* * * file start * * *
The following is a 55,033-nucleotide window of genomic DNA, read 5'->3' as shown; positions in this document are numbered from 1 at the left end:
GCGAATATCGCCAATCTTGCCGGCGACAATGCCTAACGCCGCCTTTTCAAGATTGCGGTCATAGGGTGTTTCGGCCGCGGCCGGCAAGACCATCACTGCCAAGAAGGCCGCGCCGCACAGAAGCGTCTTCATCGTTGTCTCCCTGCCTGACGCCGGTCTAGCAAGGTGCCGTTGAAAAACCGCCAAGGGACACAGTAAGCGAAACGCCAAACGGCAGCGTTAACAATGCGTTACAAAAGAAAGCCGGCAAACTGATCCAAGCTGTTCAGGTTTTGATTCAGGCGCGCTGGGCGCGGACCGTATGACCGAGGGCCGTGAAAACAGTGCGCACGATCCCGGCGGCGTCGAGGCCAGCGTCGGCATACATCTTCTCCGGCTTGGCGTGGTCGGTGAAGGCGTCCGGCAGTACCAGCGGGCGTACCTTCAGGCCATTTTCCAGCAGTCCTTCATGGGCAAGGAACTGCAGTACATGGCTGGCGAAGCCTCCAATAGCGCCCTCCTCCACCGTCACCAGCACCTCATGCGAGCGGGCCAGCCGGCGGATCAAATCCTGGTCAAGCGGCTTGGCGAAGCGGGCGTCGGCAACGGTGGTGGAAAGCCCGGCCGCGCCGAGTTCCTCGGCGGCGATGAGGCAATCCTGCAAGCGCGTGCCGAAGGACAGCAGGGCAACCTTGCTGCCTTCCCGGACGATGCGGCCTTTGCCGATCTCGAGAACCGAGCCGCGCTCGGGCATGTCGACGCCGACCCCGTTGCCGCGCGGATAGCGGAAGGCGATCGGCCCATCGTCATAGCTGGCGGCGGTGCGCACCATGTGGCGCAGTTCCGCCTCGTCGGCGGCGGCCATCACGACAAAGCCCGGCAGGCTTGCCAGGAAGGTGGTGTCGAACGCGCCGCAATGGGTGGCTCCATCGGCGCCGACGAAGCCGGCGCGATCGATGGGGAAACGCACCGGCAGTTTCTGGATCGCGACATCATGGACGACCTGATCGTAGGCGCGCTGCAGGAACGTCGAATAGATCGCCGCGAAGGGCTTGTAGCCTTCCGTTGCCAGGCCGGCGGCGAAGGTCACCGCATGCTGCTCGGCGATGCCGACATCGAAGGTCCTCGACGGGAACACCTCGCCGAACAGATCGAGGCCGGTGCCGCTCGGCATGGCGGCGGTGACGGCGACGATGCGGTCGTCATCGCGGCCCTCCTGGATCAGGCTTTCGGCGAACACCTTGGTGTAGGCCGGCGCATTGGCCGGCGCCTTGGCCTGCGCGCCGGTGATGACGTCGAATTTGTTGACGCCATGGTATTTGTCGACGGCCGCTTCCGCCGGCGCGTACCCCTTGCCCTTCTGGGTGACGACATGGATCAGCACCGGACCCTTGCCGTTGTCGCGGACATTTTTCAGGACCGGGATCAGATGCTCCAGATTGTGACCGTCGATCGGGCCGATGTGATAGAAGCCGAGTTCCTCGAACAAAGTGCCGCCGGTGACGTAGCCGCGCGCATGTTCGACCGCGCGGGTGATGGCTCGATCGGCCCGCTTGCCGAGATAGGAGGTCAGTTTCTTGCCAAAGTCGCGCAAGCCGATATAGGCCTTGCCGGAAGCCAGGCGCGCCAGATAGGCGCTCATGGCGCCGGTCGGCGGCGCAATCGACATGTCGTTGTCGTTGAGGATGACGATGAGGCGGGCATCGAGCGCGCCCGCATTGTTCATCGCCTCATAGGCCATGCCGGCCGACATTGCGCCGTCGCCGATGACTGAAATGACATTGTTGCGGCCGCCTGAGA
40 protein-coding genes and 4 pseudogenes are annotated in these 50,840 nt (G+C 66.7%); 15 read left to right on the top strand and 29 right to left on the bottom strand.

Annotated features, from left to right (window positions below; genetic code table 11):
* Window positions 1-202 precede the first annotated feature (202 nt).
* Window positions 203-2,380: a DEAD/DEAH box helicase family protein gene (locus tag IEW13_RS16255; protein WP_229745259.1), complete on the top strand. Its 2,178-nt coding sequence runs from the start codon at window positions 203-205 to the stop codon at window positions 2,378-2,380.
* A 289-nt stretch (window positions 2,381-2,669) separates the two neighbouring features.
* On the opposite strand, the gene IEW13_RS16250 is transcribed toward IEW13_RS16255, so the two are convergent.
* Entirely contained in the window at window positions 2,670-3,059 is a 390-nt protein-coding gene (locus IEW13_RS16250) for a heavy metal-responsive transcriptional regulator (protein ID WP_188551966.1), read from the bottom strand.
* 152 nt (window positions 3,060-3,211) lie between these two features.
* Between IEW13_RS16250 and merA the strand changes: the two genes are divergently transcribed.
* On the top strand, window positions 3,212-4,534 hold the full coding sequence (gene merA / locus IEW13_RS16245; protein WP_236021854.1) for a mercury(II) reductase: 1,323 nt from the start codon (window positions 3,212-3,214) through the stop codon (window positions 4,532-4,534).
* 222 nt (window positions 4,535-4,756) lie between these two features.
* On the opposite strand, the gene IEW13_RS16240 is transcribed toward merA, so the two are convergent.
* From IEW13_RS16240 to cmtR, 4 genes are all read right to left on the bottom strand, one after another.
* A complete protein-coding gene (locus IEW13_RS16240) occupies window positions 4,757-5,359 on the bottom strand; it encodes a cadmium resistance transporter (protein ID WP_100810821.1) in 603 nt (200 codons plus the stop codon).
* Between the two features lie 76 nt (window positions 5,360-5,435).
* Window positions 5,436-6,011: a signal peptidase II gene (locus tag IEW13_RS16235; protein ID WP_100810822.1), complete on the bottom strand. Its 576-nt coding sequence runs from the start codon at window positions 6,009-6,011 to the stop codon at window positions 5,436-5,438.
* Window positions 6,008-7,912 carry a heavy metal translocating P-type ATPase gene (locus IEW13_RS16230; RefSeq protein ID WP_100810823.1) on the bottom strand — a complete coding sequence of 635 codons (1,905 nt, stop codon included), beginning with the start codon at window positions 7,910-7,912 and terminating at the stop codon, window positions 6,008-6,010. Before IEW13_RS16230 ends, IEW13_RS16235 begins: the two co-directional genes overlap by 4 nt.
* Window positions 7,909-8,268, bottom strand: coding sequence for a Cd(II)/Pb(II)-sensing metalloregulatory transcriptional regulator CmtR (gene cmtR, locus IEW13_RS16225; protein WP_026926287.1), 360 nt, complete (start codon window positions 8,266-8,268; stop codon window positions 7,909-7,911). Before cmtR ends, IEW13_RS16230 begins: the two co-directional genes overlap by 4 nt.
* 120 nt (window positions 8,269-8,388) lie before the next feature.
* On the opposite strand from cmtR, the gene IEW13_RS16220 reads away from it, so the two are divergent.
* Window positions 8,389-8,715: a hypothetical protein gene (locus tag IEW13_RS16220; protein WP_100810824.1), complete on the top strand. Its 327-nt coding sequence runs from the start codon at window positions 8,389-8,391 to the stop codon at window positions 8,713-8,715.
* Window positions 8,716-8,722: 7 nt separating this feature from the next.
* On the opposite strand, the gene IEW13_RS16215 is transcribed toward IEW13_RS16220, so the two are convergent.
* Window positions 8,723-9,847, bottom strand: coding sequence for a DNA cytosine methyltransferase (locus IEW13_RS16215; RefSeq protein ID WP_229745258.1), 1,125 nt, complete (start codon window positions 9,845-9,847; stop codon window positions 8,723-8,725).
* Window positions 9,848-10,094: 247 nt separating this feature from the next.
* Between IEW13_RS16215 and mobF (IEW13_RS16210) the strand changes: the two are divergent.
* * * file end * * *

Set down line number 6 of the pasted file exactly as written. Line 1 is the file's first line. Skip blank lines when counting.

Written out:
* Window positions 203-2,380: a DEAD/DEAH box helicase family protein gene (locus tag IEW13_RS16255; protein WP_229745259.1), complete on the top strand. Its 2,178-nt coding sequence runs from the start codon at window positions 203-205 to the stop codon at window positions 2,378-2,380.